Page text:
The Edge of Darkness

Owl SilhouetteAs I’ve mentioned before, I have always had a love for obscure words, especially those that find everyday use in the lexicon of certain specialties.

Crespuscular is one of those words.

I use it all the time, but it’s definitely not common knowledge, something that’s become increasingly obvious over the many years that I’ve been a nature interpreter. I’ll throw it out there, along with other natural history terms, like ‘nocturnal’ or ‘carnivore’. While my charges usually nod sagely in understanding at these other adjectives, ‘crespuscular’ usually elicits furrowed brows and working tongues as they try to wrap their mouths around the syllables, eyes rolled up towards their brains, as though watching it try to divine the word’s meaning.

It’s too bad, because it’s a good word. It’s also a great way to be. A crepuscular animal is one that is most active at twilight, straddling the line between night and day in the muted light of either dawn or dusk. It certainly my favourite time to be out and about, probably because I’m in such good company.

Many animals are crepuscular in their habits; the most notable of which,  for me, are the owls. Species, like the Great Gray Owl, are at their best at this hazy time of day, making use of their enormous eyes and highly-tuned hearing to pick up the slightest rustle of prey along the forest floor. Owls, however, are not the only birds that enjoy this shoulder time. Common Nighthawks and Wilson Snipe also come alive in the dusk, the former swooping and diving through the gloom, scooping up millions of flying insects that have taken to the air after the heat of the day before the cool night temperatures slows their metabolisms and forces them back to earth. Most songbirds reserve their choruses for the crepuscular hours; Olive-sided Flycatchers announcing the dawn and Hermit Thrushes heralding the dusk, their refrains rounded out by the harmonies of breeding frogs.

Most boreal mammals are also crepuscular in their habits. The dull grey winter coat of the white-tailed deer is at its most invisible in the murky hours of twilight, especially to the mostly colour-blind vision of their carnivorous predators. Bats join the nighthawks in their aerial quest for a meal and rabbits emerge from the shadows, taking advantage of the low light to grab a quick nibble before complete darkness makes it difficult to spot approaching danger.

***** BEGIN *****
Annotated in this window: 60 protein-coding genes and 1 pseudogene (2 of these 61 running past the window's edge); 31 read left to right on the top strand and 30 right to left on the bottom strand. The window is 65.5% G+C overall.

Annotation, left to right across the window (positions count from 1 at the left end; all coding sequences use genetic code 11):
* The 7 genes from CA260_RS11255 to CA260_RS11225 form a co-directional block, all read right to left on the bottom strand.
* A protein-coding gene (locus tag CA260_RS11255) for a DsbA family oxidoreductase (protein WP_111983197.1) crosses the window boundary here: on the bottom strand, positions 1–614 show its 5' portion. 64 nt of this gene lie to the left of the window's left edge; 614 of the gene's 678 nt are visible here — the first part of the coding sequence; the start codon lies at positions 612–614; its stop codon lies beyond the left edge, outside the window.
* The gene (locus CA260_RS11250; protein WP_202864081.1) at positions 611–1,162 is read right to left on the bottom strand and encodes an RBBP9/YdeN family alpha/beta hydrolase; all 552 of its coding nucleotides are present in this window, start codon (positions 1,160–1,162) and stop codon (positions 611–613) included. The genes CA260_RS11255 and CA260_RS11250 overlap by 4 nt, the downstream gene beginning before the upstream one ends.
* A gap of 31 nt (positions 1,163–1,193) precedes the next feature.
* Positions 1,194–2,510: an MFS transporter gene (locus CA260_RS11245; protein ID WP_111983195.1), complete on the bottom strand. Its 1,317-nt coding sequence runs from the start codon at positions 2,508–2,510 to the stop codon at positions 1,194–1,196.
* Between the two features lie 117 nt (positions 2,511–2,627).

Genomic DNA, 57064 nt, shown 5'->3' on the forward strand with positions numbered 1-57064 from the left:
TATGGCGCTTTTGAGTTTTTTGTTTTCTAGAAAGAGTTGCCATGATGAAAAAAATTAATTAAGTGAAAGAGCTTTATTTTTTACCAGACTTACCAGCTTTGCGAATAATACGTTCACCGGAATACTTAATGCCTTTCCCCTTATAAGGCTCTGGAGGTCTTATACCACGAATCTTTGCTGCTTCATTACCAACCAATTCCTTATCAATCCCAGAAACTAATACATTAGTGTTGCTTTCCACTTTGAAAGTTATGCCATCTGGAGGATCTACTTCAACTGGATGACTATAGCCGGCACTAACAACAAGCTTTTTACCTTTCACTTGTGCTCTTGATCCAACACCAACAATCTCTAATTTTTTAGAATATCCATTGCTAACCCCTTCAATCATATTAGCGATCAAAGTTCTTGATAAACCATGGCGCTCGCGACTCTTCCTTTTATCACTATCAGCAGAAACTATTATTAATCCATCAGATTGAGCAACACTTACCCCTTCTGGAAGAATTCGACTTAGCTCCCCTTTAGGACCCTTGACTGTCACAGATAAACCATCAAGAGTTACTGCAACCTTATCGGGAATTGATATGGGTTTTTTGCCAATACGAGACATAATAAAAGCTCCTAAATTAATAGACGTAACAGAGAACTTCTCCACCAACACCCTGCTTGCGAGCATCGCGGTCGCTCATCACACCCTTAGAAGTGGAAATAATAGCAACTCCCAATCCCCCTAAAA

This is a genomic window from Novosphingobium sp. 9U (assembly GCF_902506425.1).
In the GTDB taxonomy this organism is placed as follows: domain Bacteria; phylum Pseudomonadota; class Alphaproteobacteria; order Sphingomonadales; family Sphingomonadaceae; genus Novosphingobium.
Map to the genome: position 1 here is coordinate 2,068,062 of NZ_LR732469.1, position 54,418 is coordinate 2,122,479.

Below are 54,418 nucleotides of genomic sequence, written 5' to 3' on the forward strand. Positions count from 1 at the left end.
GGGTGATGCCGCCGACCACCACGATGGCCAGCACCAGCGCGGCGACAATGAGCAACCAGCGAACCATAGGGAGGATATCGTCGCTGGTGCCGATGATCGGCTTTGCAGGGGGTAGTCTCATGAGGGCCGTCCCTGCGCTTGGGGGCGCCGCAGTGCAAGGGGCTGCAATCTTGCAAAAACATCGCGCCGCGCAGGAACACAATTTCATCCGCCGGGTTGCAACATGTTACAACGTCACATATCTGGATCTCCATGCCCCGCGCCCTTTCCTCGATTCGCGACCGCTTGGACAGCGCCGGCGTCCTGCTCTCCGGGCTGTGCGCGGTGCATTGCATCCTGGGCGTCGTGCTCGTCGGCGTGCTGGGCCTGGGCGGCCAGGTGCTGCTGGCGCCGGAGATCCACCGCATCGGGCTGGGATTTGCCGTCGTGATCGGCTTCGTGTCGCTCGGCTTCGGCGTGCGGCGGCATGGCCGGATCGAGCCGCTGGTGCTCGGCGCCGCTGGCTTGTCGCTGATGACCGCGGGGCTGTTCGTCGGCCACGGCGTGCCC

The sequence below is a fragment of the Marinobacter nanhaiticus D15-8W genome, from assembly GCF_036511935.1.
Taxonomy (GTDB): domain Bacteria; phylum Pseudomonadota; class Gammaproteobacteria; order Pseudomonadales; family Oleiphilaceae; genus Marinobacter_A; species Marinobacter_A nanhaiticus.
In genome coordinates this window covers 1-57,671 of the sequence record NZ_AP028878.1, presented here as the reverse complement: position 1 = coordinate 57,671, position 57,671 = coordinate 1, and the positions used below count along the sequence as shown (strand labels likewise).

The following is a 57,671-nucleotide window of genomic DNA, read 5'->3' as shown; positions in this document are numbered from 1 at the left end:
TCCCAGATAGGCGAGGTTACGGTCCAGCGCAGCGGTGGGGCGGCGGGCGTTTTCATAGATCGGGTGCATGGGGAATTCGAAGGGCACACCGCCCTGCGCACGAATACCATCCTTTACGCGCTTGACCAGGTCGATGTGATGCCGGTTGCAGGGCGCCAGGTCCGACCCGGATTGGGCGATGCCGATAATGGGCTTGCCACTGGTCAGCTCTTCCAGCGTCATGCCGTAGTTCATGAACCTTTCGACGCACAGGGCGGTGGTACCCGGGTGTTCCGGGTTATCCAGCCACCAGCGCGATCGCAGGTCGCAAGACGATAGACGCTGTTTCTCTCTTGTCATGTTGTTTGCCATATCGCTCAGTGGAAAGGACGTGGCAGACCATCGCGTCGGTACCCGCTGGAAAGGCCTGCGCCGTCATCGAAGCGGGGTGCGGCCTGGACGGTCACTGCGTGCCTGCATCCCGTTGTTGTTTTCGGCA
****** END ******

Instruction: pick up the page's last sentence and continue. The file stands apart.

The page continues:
In reality, the busiest time of day, in whatever habitat you might live, is twilight. So, whether you are an early bird, who rises before the dawn, or a night owl, like me, who takes comfort in the release of the day as the sun slips below the horizon, get outside at these tenuous moments and discover the beauty and wonder of becoming crepuscular in your habits.


10 thoughts on “The Edge of Darkness

  1. Crepuscular. Crepuscular. Crepuscular.

    What a wonderful word. Totally new to me. Now I just have to figure out how to work it into my every day conversations. 😉

    • Thanks, Sybil. It is a good word, isn’t it? Rolls right off the tongue 🙂 I’m sure you can find a reason to work it into a conversation. For example: “I find myself becoming rather crepuscular in my patterns.” Just a thought 😉

  2. Love this post! It combines two of my favourite things – language and animals. I am decidedly crepescular in my habits, and like you, am an nightowl. Twilight is my favourite time of day. xxx Ailsa

    • Thanks, Ailsa! I’m glad you enjoyed it. I have all sorts of unusual animal-related terms, especially after getting back into teaching at the university level again, so hopefully, I’ll have a few more similar posts as time goes by. Twilight is definitely my favourite time, especially in the spring. I try and get out to the marshes then because there are so many amazing sounds to hear and the open skies are amazing. Thanks for stopping by. I hope all is well with you in the Big Apple.

  3. Hi Heather, what a great word! I remember it from Stephen King (or was it Thomas Tryon?) either way my guesstimated definition was WAY off, so thank you for straightening me out.
    And absolutely loving the eventide background with the stark angularity of Owl’s perch: gorgeous!

  4. A lovely tribute to a period of time neither night or day. The half-light thrills me while returning from long walks at the close of day, or the soft, spectral beginning when I’m splitting kindling in the garden to spark the fire. We share that time with the more mysterious creatures, a intimacy that is all the more special as our own vision fades with the light, so that we rely on hearing, and that strange and indescribable sixth sense that feels the world out there. Thanks for this marvellous tour spanning dusk and dawn!

    • Thanks, Julian. Dusk is my favourite time of day too. I love just sitting still and watching the world come awake around me. You’re right, that there’s just something so mysterious about it. Humans are largely a diurnal species, so the darkness will always hold a certain thrill of the unknown. Enjoy your spring evenings.

    • Hi Ian,
      Very nice to meet you! Thanks for stopping by. I’m a big fan of Julian’s work, so I’m pleased to hear you are too. I’m glad to know you enjoy my work. This blog is a fun outlet for my odd mix of creative passions (a Ph.D. in biology and a love of art and writing). The crepuscular hours really are magical and the source of a lot of inspiration. Can’t wait to read your take. I’m off to check it out…

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